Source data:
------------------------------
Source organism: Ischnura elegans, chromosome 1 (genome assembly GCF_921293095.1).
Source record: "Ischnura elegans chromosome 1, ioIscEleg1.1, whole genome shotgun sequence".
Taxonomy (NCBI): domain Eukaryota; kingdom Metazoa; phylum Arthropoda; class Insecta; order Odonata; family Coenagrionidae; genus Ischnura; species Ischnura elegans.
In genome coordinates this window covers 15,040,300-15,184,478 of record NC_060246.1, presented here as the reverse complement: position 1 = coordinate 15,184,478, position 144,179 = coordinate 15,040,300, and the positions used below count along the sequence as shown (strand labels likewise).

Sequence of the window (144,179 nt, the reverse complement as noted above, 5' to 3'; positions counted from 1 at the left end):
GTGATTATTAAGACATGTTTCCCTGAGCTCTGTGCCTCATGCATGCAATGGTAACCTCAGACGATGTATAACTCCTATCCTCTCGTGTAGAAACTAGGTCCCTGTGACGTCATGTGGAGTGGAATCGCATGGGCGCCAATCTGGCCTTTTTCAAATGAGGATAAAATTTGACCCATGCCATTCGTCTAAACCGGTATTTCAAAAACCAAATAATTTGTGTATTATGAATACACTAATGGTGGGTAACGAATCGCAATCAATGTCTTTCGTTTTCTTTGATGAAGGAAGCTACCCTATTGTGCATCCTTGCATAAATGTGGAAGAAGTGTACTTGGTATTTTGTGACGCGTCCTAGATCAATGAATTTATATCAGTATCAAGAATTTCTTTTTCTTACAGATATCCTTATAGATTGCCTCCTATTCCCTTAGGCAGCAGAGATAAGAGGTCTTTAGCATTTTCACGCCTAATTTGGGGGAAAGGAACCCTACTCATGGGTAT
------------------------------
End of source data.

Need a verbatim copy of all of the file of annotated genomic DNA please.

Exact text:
Source organism: Ischnura elegans, chromosome 1 (genome assembly GCF_921293095.1).
Source record: "Ischnura elegans chromosome 1, ioIscEleg1.1, whole genome shotgun sequence".
Taxonomy (NCBI): domain Eukaryota; kingdom Metazoa; phylum Arthropoda; class Insecta; order Odonata; family Coenagrionidae; genus Ischnura; species Ischnura elegans.
In genome coordinates this window covers 15,040,300-15,184,478 of record NC_060246.1, presented here as the reverse complement: position 1 = coordinate 15,184,478, position 144,179 = coordinate 15,040,300, and the positions used below count along the sequence as shown (strand labels likewise).

Sequence of the window (144,179 nt, the reverse complement as noted above, 5' to 3'; positions counted from 1 at the left end):
GTGATTATTAAGACATGTTTCCCTGAGCTCTGTGCCTCATGCATGCAATGGTAACCTCAGACGATGTATAACTCCTATCCTCTCGTGTAGAAACTAGGTCCCTGTGACGTCATGTGGAGTGGAATCGCATGGGCGCCAATCTGGCCTTTTTCAAATGAGGATAAAATTTGACCCATGCCATTCGTCTAAACCGGTATTTCAAAAACCAAATAATTTGTGTATTATGAATACACTAATGGTGGGTAACGAATCGCAATCAATGTCTTTCGTTTTCTTTGATGAAGGAAGCTACCCTATTGTGCATCCTTGCATAAATGTGGAAGAAGTGTACTTGGTATTTTGTGACGCGTCCTAGATCAATGAATTTATATCAGTATCAAGAATTTCTTTTTCTTACAGATATCCTTATAGATTGCCTCCTATTCCCTTAGGCAGCAGAGATAAGAGGTCTTTAGCATTTTCACGCCTAATTTGGGGGAAAGGAACCCTACTCATGGGTAT